BC Hydro convinced it is right

BC HYDRO is convinced it sent a work crew to a spot on Kitsumkalum traditional territory two weekends ago, which sparked an incident affecting progress on its Northwest Transmission Line.

  • Aug. 15, 2011 4:00 p.m.

BC HYDRO is convinced it sent a work crew to a spot on Kitsumkalum traditional territory two weekends ago, which sparked an incident affecting progress on its Northwest Transmission Line.

The geo technical crew was drilling in the ongoing preparatory work leading to installation of pylons on the southern end of the 344km line west of Terrace, which will run from the crown corporation’s Skeena Substation south of Terrace to Bob Quinn on Hwy37 North.

But the crew packed up and left after members of the Lax Kw’alaams First Nation approached and said they were actually on its traditional territory and presented the crew with a statement to that effect.

“It is our understanding that the area is Kitsumkalum traditional territory,” a BC Hydro email stated Aug. 12.

That being the case, BC Hydro had Kitsumkalum cultural monitors on location.

But speaking the next day, Lax Kw’alaams chief councillor Garry Reece said there was no question the site was on  Lax Kw’alaams traditional territory.

“Well I don’t know how they would be saying that when they’re supposed to know,” said Reece of BC Hydro’s belief it was on Kitsumkalum traditional territory and not on that of Lax Kw’alaams.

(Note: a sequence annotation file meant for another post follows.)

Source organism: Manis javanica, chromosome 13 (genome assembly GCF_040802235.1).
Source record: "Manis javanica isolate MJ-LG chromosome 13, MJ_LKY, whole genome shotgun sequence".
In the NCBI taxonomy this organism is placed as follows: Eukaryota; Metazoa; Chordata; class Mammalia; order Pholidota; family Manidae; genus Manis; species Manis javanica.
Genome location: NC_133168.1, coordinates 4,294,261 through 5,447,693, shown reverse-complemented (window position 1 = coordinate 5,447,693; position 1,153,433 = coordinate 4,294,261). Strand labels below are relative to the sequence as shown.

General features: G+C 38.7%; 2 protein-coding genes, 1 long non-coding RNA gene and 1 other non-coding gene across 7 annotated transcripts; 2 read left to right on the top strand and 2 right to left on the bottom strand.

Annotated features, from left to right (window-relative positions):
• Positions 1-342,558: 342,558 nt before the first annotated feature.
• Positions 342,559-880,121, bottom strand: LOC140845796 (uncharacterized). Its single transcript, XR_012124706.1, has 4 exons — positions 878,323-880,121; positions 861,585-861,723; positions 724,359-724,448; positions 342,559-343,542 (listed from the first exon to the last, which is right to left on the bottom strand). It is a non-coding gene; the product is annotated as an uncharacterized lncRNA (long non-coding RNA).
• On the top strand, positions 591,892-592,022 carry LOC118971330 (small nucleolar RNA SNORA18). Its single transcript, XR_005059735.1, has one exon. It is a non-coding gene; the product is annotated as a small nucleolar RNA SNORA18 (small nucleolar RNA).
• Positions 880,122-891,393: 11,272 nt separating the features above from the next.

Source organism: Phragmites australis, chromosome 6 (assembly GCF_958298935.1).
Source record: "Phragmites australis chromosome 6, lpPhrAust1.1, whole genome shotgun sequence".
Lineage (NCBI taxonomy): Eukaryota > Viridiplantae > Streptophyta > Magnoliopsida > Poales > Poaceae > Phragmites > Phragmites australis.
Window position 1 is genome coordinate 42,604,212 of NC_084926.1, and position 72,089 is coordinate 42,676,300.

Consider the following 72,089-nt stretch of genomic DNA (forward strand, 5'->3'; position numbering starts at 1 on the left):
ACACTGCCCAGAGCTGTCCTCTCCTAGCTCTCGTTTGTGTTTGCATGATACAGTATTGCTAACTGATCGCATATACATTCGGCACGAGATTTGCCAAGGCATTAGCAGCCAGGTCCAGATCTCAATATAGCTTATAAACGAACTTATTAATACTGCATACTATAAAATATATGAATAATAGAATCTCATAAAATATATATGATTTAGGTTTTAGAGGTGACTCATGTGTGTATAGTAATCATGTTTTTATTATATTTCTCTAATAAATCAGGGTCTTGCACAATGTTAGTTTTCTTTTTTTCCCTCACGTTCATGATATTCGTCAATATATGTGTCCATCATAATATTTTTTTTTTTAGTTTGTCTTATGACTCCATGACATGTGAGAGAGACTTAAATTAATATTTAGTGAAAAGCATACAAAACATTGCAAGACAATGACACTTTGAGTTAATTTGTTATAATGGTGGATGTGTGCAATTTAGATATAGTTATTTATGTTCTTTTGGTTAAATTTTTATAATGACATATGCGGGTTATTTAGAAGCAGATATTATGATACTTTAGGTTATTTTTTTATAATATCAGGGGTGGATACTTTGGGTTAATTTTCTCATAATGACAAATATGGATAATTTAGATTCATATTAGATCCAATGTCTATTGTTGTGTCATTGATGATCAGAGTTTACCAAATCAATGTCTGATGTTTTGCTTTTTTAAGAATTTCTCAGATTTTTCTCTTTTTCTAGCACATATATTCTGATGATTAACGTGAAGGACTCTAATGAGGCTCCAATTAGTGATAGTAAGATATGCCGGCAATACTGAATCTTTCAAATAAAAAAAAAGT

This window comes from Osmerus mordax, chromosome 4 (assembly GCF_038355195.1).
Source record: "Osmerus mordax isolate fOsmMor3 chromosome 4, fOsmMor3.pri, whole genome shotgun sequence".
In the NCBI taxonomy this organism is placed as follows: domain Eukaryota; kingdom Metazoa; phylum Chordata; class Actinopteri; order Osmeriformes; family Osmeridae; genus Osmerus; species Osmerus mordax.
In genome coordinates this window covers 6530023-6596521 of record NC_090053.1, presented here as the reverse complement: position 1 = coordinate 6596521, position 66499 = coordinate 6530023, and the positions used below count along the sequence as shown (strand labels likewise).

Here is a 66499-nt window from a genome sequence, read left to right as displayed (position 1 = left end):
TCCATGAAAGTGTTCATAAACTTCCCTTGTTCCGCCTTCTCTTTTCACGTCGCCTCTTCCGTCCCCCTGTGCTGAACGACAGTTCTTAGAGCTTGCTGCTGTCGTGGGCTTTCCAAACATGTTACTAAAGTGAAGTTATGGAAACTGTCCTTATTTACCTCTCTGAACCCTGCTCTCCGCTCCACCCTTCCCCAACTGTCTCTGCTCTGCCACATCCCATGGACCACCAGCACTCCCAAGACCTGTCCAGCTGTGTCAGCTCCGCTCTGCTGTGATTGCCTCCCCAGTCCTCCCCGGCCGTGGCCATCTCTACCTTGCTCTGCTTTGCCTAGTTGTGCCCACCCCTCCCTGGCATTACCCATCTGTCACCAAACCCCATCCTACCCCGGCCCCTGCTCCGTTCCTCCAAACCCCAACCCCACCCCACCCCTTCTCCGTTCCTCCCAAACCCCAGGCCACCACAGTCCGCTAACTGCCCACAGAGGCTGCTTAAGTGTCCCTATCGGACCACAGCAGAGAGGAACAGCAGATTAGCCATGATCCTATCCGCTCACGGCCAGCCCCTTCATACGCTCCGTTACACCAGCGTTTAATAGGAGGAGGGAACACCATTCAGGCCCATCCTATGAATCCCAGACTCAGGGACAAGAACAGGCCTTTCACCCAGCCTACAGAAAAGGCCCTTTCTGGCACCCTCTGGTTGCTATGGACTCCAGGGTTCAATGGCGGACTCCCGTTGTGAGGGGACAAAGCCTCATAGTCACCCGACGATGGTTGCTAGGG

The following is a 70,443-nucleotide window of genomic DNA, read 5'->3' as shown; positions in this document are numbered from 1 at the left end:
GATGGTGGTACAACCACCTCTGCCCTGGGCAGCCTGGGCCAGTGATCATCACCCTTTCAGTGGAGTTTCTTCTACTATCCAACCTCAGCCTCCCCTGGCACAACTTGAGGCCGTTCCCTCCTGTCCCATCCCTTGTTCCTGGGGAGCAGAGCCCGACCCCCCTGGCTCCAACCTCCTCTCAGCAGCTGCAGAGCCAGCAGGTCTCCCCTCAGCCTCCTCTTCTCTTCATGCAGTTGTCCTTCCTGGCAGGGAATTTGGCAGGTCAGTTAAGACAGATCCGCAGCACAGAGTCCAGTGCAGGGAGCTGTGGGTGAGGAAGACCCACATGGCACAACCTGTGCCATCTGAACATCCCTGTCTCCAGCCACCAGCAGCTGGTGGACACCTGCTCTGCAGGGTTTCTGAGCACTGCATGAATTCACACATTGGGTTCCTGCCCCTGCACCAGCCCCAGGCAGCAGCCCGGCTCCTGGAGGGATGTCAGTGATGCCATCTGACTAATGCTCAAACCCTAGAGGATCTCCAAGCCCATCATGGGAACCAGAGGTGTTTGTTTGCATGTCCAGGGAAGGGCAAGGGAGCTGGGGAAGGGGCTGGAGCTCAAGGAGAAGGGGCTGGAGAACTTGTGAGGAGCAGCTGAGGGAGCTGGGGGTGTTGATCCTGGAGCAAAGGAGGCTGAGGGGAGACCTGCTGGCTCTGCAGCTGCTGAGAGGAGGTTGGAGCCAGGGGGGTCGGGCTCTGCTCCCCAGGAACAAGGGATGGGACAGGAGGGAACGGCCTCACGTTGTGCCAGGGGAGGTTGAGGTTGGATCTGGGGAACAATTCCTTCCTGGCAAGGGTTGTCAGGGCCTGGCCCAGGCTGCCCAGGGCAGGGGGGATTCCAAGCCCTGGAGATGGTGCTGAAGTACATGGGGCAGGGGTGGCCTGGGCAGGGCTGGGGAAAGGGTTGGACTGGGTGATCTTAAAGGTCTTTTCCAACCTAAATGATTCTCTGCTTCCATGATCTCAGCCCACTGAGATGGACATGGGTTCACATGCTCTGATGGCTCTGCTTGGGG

Reece said the important consideration is the failure so far of Lax Kw’alaams to negotiate a suitable impact benefits agreement with BC Hydro in return for running the line through its  traditional territory.

The crown corporation, he said, has been offering “beads” instead of realistic economic proposals.

“They have to come to an agreement with us,” said Reece.

Negotiations in the spring were called off and a renewed round earlier this summer also ended without a deal.

BC Hydro has negotiated agreements with the Nisga’a Nation and four first nations but not with Lax Kw’alaams and the Kitsumkalum and one other first nation.

Reece said the deal offered in renewed negotiations was less than the first offer BC Hydro put on the table. BC Hydro won’t release details of what it negotiates but impact benefits agreements do contain cash and contracts directly awarded without first going to tender.

The Lax Kw’alaams  say the power line will go through just over 25km of its traditional territory.

Maps submitted by BC Hydro as part of its environmental application to build the power line indicate that in the general area where the geo tech crew was working, the Lax Kw’alaams, the Kitsumkalum and another first nation, the Metlakatla, all have traditional territory.

The Kitsumkalum say the power line will go through 67.9 kilometres of their traditional territory and the Metlakatla say the line will go through 20.5 kilometres of their traditional territory.

The Metlakatla are one of the four first nations to have a benefits agreement with BC Hydro.

“We do have overlaps,” acknowledged Reece of traditional territories.

A chart prepared for BC Hydro lists the number of kilometres the power line will go through the traditional territories of seven affected first nations and the Nisga’a Nation.

When added up, the total works out to two-and-a-half times the length of the 344km line.

As of the weekend, BC Hydro has yet to contact Lax Kw’alaams.

But Reece did say there are attempts underway for the Lax Kw’alaams to meet with the Kitsumkalum and other interested parties this week.